There will be blips. We all have them. And when you do, we’ll all be there for you, myself included.

Here’s to a happy, healthy and balanced 2017 to you all. May your year be blip-free.

KBwB-BFlower-50In case I didn’t stress it enough above, I am not perfect- I’m still learning every day new ways to treat myself better and achieve a happier, healthier lifestyles. What are some of the solutions that have helped you? I’d love if you dropped me a line or commented below and let me know. We can all benefit from each others knowledge!

I’m still catching up with all of my comments and emails, so please be patient with me as I try to get back to you. I love reading each and every one of your messages and I hope they never stop arriving!

I hope to share even more about my struggles (and successes!) in my quest to find balance in my own life. In the meantime, click here for some of my previous thoughts. Part of achieving that balance, in my belief, is trying to maintain an organized and productive lifestyle. I’ve got lots of thoughts on that too, here and here.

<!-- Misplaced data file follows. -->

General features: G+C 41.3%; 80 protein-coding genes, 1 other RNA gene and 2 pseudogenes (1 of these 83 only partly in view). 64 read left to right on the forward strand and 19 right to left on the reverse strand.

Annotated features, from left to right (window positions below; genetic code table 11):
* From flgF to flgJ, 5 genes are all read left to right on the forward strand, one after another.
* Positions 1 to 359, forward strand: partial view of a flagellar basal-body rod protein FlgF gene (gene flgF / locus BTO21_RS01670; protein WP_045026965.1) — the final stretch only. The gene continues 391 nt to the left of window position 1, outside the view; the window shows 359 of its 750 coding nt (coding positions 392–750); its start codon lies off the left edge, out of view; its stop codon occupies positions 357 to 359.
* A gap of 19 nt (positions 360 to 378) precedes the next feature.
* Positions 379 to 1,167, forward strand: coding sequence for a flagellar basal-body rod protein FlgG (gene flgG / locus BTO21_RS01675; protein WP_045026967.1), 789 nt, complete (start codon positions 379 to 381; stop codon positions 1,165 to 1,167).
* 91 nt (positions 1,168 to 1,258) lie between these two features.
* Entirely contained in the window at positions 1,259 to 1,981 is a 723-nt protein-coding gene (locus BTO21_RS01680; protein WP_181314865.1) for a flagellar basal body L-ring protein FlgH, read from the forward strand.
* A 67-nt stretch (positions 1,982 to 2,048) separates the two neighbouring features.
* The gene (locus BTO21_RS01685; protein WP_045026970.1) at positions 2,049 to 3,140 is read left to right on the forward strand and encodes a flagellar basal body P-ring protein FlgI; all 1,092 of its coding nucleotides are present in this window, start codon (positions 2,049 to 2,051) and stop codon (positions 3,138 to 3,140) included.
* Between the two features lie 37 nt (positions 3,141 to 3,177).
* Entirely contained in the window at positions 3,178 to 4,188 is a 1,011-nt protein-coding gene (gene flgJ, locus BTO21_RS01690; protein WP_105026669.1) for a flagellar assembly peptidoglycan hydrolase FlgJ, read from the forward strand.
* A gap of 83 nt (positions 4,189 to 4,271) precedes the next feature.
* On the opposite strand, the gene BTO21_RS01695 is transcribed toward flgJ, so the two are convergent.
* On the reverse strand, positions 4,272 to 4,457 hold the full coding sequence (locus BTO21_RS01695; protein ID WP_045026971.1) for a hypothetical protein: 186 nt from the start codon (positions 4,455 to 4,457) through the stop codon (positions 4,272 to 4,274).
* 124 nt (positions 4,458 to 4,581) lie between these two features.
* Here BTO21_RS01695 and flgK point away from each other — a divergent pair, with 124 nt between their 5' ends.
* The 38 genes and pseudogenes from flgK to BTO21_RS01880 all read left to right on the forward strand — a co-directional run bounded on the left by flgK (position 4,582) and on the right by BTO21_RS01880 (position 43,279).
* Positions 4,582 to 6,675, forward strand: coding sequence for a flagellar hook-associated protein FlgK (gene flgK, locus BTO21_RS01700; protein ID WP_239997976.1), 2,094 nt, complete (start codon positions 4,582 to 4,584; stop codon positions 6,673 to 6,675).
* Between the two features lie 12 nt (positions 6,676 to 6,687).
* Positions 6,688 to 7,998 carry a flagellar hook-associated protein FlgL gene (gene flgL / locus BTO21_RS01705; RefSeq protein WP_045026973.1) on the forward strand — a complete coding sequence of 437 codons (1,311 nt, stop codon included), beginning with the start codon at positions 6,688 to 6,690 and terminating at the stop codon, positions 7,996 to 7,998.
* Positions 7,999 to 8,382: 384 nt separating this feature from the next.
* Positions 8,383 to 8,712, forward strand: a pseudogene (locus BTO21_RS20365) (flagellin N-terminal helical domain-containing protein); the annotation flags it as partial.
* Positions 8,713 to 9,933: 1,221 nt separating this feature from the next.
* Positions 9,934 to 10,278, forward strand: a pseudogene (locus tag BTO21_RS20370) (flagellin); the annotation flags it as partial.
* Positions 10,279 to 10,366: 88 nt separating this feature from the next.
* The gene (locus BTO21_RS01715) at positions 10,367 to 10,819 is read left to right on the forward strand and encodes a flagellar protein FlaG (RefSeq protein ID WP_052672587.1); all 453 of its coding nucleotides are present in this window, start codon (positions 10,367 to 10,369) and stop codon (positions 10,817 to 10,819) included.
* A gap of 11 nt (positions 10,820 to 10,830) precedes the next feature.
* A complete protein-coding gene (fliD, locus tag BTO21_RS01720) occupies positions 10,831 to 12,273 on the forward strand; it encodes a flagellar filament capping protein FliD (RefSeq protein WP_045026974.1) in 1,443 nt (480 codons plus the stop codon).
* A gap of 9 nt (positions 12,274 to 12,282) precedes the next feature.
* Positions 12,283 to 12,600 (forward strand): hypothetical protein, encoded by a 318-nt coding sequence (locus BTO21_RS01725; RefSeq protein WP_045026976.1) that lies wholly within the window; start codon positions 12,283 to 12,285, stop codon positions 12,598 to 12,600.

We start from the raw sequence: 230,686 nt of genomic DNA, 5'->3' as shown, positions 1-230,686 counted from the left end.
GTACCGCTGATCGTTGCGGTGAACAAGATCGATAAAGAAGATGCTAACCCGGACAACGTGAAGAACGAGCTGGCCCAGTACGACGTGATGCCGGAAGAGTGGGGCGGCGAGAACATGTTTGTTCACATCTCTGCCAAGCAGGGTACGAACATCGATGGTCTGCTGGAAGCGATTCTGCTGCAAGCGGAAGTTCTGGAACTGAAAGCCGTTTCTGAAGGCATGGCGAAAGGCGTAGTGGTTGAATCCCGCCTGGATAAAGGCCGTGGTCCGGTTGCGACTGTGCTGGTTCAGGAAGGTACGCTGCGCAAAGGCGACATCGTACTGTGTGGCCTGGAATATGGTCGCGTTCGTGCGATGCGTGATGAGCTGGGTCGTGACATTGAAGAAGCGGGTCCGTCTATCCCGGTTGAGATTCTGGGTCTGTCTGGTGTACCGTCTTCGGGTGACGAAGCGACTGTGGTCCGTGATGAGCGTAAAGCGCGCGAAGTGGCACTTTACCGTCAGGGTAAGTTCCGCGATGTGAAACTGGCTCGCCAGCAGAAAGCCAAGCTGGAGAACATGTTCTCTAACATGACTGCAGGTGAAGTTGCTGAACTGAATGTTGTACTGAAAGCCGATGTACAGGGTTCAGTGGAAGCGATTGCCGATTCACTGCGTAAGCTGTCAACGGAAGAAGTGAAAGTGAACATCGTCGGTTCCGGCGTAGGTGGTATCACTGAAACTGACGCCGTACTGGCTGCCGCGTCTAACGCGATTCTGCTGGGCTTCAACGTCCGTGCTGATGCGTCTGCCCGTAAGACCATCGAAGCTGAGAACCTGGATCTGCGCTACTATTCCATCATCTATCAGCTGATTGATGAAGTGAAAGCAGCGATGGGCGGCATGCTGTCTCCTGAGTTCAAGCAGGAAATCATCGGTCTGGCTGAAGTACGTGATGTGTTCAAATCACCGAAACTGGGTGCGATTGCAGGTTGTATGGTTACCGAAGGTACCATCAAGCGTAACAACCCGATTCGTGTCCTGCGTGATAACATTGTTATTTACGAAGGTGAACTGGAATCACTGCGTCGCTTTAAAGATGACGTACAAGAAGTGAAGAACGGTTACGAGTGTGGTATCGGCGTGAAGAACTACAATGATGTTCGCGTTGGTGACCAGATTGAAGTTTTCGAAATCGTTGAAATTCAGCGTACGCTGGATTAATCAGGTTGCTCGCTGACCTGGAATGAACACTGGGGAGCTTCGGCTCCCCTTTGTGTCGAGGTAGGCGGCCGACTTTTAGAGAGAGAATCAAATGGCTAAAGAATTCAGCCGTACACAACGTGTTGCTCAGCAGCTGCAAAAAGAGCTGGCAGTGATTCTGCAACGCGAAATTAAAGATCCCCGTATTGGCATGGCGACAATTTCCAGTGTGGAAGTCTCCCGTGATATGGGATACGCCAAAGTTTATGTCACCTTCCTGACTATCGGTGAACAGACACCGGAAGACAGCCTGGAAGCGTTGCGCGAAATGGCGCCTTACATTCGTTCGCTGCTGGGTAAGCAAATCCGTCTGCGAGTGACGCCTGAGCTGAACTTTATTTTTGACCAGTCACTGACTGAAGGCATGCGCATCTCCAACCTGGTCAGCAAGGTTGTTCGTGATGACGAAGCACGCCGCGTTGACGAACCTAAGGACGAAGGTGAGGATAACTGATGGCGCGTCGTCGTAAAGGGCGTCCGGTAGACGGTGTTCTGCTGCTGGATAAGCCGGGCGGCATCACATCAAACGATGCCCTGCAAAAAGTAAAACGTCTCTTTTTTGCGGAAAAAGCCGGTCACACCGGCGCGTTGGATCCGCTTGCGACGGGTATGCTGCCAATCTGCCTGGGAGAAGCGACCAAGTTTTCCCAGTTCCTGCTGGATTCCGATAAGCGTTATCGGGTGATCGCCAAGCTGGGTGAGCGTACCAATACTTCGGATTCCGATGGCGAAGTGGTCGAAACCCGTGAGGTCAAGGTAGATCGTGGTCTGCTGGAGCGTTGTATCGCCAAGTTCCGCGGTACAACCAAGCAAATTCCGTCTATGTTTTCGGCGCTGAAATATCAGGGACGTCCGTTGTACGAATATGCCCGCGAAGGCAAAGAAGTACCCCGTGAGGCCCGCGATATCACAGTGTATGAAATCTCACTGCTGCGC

Beat that Burnout

KBB_batteriesSome recent medical issues of mine caused me to rethink a lot of the way I work and how I handle stress. In other words, I needed to recharge my batteries.

In a world where we seem to judge each other in terms of the hours we put into a project, I think we’ve created a work culture that promotes working longer hours for fewer, less rewarding outcomes. As a society we’re stressed out, less focused and worst of all, less satisfied. At least, I know I was. This leads to what I like to call burnout.

The problem with living in that kind of work culture is that we self-perpetuate the myth that if we just work longer and harder we’ll be more rewarded. What exactly are we awarding ourselves with if we’re tired and stressed out all the time? When did money and job titles becoming more important than sleeping? Sitting down to a meal with your family? Getting exercise?

Obviously, feeling burned out is sometimes unavoidable- major life events, seasonal extracurricular and work activities, personal crises – these are natural occurrences in the ebb and flow of life. It’s still okay to feel inadequate, or ill-equipped during these experiences. What’s most important is taking care of yourself, and harnessing the help of others around you during this time.